Introduction: Making a Cuboflexahedron
I saw this incredible video on Facebook that inspired me to reverse-engineer it. Link. All you will need is a pair of scissors, tape, and stiff paper or thin cardboard. The cuboflexahedron I've made is made from the cardboard boxes that Ritz crackers come in, which is quite a common kind of thin cardboard.
Step 1: Making the Template
I didn't have my ruler (or compass) at hand, so I made one!
The crucial numbers you need are 1, sqrt(2) ~= 1.414, and sqrt(3) ~= 1.732. The numbers 2 and 2*sqrt(2) ~= 2.828 will also show up, but are not absolutely necessary to have on the ruler. To make this makeshift ruler, I relied on Pythagoras' famous theorem, a^2 + b^2 = c^2. If you have a right triangle with legs of lengths 1 and 1, the diagonal is sqrt(2). If you have a right triangle with legs of lengths 1 and sqrt(2), the diagonal is sqrt(3).
The second picture is a picture of the template I used. The third picture includes the lengths involved. It is in fact possible to construct this figure solely with 1 and sqrt(2), but having the sqrt(3) marking helps with making sure that you've drawn it correctly. I traced out twelve more pieces using this template as you need twelve to make the whole cuboflexahedron.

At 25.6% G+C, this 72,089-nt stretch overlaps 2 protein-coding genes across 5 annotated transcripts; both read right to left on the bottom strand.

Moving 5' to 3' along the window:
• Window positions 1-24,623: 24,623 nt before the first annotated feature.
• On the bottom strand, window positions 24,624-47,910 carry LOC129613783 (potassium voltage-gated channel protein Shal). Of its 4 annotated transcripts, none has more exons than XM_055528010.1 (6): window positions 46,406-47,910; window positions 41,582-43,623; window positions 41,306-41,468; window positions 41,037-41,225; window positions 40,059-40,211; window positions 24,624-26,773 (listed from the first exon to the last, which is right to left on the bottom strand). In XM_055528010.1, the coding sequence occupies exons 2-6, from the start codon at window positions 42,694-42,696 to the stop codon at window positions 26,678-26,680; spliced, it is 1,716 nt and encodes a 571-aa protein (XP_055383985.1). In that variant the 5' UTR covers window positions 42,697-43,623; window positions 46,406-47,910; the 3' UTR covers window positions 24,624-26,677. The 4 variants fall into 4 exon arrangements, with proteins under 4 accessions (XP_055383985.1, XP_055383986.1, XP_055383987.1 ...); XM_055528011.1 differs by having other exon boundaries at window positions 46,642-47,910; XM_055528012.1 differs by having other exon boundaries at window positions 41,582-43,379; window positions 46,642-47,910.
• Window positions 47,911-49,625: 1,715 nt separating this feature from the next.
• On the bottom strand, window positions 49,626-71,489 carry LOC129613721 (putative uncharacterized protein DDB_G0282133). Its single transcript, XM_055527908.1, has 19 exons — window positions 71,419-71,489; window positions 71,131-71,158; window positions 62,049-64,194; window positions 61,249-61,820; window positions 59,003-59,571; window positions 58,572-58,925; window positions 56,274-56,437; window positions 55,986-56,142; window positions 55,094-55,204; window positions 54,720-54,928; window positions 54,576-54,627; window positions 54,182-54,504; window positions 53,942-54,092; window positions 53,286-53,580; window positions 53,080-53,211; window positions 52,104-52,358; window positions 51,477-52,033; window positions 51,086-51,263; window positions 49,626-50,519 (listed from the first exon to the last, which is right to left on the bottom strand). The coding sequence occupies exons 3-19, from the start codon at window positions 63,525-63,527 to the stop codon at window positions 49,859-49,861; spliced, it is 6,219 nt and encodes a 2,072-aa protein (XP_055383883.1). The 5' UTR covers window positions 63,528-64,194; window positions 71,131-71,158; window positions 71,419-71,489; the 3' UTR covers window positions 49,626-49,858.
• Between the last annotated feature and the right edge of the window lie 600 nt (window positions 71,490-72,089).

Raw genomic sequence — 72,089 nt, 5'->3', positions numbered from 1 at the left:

On each of the twelve, it helps a lot to also draw the lines connecting the corners of the soon-to-be pyramid. Refer to the second picture, and ignore the line straight down the middle. The other three are the lines of interest. Draw those on the other pieces you have traced out.
Step 2: Folding Up a Piece
The way I folded mine was to fold inwards, so to speak, so I could be sure I was folding it right on the lines. Then I folded it backwards so that the lines were now on the outside. Then I taped the corresponding edges together. Repeat this for each of the twelve pieces you traced out in the previous step. The picture shows two opposing views of one piece. You should end up with twelve of these.
Step 3: Taping the Pieces Together
The picture shows the pattern that these pieces should be taped together in. The largest of the four triangles is the base, and is on the outside. You will tape them together in an alternating pattern: same-opposite-same-opposite-etc. It doesn't matter which way to tape two pieces together you consider to be "same", all that matters is that you alternate. You should end up with a chain of pieces that winds its way around back to where you started, and the final form should be a cube.
Step 4: Play With It!
That's it! You've made a cuboflexahedron! Now play with it and have fun! (Feel free to look at the video I linked to at the beginning for hints as to how to move between major shapes.)
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